epitome of destruction and not the nuclear reactor, is there not something
constructive in the nuclear reactor after all? Yes, it functions as a
source of electrical free_energy which can be used for constructive
purposes. But this constructivity has emerged from an underlying
destructivity which we call "wear and tare". Both the destructivity and
constructivity are the result of "entropy production". But the nuclear
reactor cannot rejuvenate itself, neither in pieces by replacements nor as
a whole by reprodution. In other words, the nuclear reactor cannot
rejuvenate itself by self-organisation (autopoiesis or self-making).

I have said a lot in the last five paragraphs. It can be summarised by
one sentence.
All living systems control their change constructively
by self-organisation.
This is the ONE reason we "monkey around" in the "change business".

The other reason is the unique position of humankind among all living
species. If we look carefully at all living species, we will find a
progression in their ability to control their change constructively by
self-organisation. The order of the animal kingdom is greater than that of
the plant kindom. In the animal kindom the order of the mammals is greater
than that of, for example, the reptiles. And among the mammals, the order
of Homo sapiens is far greater than even that of the other three primates.

The ability of humankind to change has become so profound that it is now
far greater than the ability of all other living species taken together.
Two thousand years ago the majority of humans still believed in gods other
than humans. Today many humans believe that the only gods are among humans
themselves. They emphatically deny the existance of any supernatural God
Creator. Since God has also revealed Himself as Love, by denying God they
also deny Love and thus any emergence of unconditional love within
themselves. By denying unconditional love, they change themselves and
their possesions more and more into a confrontation with the Creator and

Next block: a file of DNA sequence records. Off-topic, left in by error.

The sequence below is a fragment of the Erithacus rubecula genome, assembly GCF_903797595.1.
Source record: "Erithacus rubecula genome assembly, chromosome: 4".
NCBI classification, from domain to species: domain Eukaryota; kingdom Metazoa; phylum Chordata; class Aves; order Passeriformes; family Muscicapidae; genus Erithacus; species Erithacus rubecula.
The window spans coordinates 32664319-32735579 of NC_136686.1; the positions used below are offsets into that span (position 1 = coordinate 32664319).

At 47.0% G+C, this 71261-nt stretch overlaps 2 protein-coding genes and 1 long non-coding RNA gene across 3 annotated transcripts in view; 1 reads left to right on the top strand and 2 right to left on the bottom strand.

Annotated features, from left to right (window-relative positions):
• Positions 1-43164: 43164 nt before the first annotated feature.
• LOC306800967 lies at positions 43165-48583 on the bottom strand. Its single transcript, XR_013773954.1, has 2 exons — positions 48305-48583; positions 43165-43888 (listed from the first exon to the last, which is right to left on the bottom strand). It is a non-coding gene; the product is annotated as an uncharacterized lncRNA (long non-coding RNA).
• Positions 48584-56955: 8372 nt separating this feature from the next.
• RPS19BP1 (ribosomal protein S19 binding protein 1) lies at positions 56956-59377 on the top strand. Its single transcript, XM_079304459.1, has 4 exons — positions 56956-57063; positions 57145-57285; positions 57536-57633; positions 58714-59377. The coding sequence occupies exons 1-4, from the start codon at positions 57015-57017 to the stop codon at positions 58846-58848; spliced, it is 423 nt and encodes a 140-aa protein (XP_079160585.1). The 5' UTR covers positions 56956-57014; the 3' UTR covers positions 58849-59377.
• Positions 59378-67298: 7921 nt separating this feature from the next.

the rest of Creation. Their power to change is horrifying. They can wreck
in a couple of weeks the economy of a nation or the ecology of a biome.
They can cripple in a couple of years cultures to such an extent that it
will take tens of generations to recover from it.

It is in this armagedonic context that we have to give an account of
"Changing another Person". Are we going to partcipate in the armagedon to
fight with whatever side which will be partcipating, or are we going to
follow a different course? I myself know that I want to and have to follow
a different course. My course is a loving harmony between God, fellow
humans and the rest of creation. It is my responsibility to tell people
about this path, how to get onto this path and how to become powerful on
this path. In this sense I will and must contribute to the change of other
persons. But it is their responsibility and not mine to follow this path
in terms of their own power. In this sense I will and must contribute as
little as possble to their change. I have to respect the fact of life --
they have to control their change constructively by self-organisation.

Doc, you have spoken for me by writing:

>I don't care to just go around making others into myself or
>recreating the world into the model I've adopted or devised
>(which is too often the role of change-agents).

Best wishes


At de Lange <> Snailmail: A M de Lange Gold Fields Computer Centre Faculty of Science - University of Pretoria Pretoria 0001 - Rep of South Africa